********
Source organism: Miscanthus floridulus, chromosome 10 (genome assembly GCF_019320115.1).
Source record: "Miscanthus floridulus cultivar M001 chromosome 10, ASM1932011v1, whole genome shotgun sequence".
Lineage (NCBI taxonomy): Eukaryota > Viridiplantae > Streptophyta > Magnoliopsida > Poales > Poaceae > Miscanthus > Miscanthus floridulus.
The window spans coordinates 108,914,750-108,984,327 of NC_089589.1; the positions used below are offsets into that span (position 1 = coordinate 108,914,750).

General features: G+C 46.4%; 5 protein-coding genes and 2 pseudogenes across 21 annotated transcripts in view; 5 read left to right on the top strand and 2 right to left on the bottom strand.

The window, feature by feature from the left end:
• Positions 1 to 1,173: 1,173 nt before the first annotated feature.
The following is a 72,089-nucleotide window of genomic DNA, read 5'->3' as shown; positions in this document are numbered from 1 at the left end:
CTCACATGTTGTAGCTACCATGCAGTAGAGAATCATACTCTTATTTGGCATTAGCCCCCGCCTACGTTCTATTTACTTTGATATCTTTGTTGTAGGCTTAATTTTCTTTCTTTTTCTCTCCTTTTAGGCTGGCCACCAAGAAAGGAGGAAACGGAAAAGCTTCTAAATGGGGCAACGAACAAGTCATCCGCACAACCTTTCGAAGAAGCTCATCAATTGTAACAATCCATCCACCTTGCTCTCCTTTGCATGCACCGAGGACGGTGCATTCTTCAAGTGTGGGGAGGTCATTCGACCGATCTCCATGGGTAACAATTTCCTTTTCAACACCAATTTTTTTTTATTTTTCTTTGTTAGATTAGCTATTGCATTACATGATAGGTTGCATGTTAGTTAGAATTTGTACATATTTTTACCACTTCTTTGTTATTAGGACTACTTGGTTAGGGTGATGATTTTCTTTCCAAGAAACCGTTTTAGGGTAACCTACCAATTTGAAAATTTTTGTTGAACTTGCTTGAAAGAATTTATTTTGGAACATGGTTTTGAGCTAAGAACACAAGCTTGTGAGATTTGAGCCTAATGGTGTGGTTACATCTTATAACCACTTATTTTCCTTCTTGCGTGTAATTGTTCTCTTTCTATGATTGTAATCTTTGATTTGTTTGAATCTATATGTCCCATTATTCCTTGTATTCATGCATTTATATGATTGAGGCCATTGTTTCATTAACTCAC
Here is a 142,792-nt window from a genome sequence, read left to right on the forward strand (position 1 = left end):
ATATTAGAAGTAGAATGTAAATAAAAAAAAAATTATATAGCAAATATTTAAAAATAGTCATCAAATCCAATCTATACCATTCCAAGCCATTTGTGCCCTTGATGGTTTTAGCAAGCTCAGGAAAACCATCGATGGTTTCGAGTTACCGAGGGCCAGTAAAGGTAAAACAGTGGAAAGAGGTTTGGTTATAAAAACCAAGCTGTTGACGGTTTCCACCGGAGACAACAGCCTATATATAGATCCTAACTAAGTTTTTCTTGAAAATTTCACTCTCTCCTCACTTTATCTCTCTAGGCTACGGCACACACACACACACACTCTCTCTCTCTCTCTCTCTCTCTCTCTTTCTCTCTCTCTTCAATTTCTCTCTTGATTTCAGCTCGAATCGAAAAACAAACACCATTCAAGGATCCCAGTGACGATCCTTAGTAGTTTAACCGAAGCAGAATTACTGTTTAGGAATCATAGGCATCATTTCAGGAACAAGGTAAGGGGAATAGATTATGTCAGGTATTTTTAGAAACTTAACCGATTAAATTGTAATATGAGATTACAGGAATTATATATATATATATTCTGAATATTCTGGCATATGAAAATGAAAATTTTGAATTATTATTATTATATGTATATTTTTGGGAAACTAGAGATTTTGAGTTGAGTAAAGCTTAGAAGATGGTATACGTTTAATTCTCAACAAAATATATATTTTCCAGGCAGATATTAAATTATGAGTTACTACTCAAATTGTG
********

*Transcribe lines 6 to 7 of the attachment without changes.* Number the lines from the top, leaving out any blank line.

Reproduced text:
The window, feature by feature from the left end:
• Positions 1 to 1,173: 1,173 nt before the first annotated feature.